Review: Fans of Classic Mac Designs Will Love the iBot G3

Friday March 15, 2019 10:08 AM PDT by Juli Clover

If you're a fan of classic Mac designs, you may be interested in the iBot G3, a figurine that's modeled after Apple's iconic iMac G3, first released in 1998.

The iBot G3 was designed by Philip Lee, who previously released another Mac-related figurine called the Classicbot. The iBot G3 is Lee's latest project, and like the Classic bot, it's a fun take on one of Apple's original Mac designs.


There are two variants of the iBot G3, one in Bondi Blue and one in Tangerine, both of which are two classic ‌iMac‌ G3 colors. The figures are made from plastic and are injection molded with details that closely mimic the design of the original ‌iMac‌ G3.


Injection molding allows for the smallest of components to be included, which means you get the classic ‌iMac‌ G3 design with translucent teardrop-shaped enclosure, carrying handle at the top, side hatch that gives a peek into the internal components, and even a tiny round mouse and matching keyboard.


It's so accurate to the original design that the inside components have also been separately created so you can see the machine's hardware through the translucent outer shell.


You can see the CRT tubes, the speakers on the front, the vents, the CD drive, the power button (and the power button on the tiny keyboard), all of the ports (hidden by an access panel complete with mouse cord cutout), and the spot where the power cable plugs in. The only thing missing is an Apple logo, as not including one prevents Lee from running into trademark issues. The Apple logos traditionally at the top and the back of the ‌iMac‌ G3 have been replaced with little bot logos.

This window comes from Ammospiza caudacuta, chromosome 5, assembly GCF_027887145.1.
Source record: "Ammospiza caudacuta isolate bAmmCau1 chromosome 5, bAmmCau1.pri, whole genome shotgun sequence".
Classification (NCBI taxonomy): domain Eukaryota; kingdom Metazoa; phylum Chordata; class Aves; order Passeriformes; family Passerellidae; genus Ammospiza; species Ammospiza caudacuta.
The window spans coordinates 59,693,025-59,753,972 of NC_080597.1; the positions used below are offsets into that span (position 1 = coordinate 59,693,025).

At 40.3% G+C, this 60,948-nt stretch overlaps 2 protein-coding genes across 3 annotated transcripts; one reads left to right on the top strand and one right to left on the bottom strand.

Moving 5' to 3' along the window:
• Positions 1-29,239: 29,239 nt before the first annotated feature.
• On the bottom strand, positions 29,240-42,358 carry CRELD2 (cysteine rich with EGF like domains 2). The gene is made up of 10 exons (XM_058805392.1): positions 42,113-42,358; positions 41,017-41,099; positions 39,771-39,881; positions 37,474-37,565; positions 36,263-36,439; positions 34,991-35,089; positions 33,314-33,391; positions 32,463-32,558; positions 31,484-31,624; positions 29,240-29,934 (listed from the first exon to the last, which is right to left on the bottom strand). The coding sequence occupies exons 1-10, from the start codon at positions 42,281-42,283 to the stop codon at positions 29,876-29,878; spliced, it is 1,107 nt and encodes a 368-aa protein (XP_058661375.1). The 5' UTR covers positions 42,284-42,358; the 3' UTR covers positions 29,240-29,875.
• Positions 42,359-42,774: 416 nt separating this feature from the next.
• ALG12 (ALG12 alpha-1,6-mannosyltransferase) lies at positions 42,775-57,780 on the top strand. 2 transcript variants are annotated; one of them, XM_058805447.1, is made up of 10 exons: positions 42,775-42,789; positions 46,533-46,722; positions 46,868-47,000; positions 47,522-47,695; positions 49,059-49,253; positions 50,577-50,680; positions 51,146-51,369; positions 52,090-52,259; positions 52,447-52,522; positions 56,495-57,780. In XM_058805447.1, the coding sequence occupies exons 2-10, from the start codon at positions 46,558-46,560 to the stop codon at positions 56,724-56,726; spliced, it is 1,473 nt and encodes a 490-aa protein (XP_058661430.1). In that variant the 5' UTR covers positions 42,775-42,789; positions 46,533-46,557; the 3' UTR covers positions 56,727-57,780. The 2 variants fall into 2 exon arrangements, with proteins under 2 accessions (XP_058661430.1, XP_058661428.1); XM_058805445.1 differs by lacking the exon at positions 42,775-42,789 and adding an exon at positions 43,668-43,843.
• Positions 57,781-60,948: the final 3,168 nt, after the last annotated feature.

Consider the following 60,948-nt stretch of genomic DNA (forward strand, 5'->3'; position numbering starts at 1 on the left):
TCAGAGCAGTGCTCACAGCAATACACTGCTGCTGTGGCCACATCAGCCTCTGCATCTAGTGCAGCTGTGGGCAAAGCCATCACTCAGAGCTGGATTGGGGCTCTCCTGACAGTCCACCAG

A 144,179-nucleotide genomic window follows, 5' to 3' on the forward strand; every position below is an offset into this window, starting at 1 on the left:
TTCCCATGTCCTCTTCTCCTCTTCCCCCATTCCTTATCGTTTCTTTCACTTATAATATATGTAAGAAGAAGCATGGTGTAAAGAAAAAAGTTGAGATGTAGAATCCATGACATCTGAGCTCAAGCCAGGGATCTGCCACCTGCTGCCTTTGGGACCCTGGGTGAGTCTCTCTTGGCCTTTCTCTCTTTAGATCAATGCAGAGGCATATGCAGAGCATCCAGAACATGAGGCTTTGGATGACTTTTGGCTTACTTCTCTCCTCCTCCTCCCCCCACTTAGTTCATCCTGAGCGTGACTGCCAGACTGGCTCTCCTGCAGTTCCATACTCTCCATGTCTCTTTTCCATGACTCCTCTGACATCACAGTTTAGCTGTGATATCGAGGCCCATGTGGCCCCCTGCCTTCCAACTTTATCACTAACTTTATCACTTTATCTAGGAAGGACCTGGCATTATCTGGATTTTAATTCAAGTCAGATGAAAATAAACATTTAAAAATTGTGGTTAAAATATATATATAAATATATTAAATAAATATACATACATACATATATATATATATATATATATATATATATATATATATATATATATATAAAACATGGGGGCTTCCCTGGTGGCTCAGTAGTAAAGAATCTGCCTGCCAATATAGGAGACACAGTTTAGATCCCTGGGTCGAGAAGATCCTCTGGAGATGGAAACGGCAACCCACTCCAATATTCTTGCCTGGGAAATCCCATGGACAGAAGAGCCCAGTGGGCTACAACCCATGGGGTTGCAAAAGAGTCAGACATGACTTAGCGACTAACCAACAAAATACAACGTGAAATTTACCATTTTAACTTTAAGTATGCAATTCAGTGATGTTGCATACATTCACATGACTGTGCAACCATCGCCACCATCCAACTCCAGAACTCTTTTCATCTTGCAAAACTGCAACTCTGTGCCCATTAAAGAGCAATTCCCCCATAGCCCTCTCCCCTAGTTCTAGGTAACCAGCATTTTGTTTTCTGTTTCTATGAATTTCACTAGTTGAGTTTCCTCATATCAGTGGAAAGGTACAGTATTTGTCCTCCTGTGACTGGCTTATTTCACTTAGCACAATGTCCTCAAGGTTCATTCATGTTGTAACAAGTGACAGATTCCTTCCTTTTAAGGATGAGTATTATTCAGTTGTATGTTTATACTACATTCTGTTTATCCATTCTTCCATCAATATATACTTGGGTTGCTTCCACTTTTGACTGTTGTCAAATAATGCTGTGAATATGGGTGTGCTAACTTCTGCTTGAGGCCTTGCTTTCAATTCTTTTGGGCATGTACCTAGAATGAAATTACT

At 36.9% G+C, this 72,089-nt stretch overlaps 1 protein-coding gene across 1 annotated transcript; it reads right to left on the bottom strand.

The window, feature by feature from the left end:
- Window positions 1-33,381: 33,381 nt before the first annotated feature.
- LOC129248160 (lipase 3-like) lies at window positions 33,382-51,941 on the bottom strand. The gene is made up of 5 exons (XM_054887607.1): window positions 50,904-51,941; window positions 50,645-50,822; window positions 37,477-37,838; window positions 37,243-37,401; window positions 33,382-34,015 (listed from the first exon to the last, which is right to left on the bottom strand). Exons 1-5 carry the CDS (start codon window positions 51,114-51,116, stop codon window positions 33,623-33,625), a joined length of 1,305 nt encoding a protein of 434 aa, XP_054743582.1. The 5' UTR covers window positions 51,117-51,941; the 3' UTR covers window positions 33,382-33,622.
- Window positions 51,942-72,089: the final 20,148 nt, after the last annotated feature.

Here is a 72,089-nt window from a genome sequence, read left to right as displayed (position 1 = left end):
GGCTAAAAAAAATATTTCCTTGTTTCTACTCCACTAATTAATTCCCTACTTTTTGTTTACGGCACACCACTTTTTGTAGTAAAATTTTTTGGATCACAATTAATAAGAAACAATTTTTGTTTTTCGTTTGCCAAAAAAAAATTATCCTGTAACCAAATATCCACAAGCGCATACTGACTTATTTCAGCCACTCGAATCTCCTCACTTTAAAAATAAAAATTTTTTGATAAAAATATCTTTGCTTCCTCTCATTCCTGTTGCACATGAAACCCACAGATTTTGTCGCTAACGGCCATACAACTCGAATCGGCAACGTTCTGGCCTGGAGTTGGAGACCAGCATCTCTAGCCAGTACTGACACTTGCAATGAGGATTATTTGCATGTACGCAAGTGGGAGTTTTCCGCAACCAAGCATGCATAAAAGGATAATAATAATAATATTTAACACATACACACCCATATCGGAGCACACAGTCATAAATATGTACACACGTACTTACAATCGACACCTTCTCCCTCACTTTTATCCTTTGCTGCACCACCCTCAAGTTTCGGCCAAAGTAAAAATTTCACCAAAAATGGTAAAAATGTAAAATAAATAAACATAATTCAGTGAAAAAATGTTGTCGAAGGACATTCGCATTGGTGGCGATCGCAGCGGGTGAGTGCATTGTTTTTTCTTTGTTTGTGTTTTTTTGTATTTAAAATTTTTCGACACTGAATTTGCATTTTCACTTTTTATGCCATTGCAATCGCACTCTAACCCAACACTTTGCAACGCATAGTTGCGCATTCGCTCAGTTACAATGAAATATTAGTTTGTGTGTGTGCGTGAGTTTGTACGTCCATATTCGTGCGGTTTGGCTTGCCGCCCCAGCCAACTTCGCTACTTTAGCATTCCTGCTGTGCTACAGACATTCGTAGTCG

The display of the iBot G3 features two little eyes, because it is, as the name suggests, an ‌iMac‌ that's been transformed into a robot. It has detachable legs and magnetic arms, and it is able to stand (or sit) on its own. You can remove the arms and the legs if desired, add an included stand, and set it up as a more traditional looking ‌iMac‌ with the keyboard and the mouse as accessories.


I like that the iBot G3 converts because it allows those who prefer the ‌iMac‌ robot look to use it their way, while others who would rather have a little ‌iMac‌ that looks more similar to the traditional design can disassemble it and display it that way. You can also combine the two, with a sitting or standing iBot G3 that also has the keyboard and mouse nearby.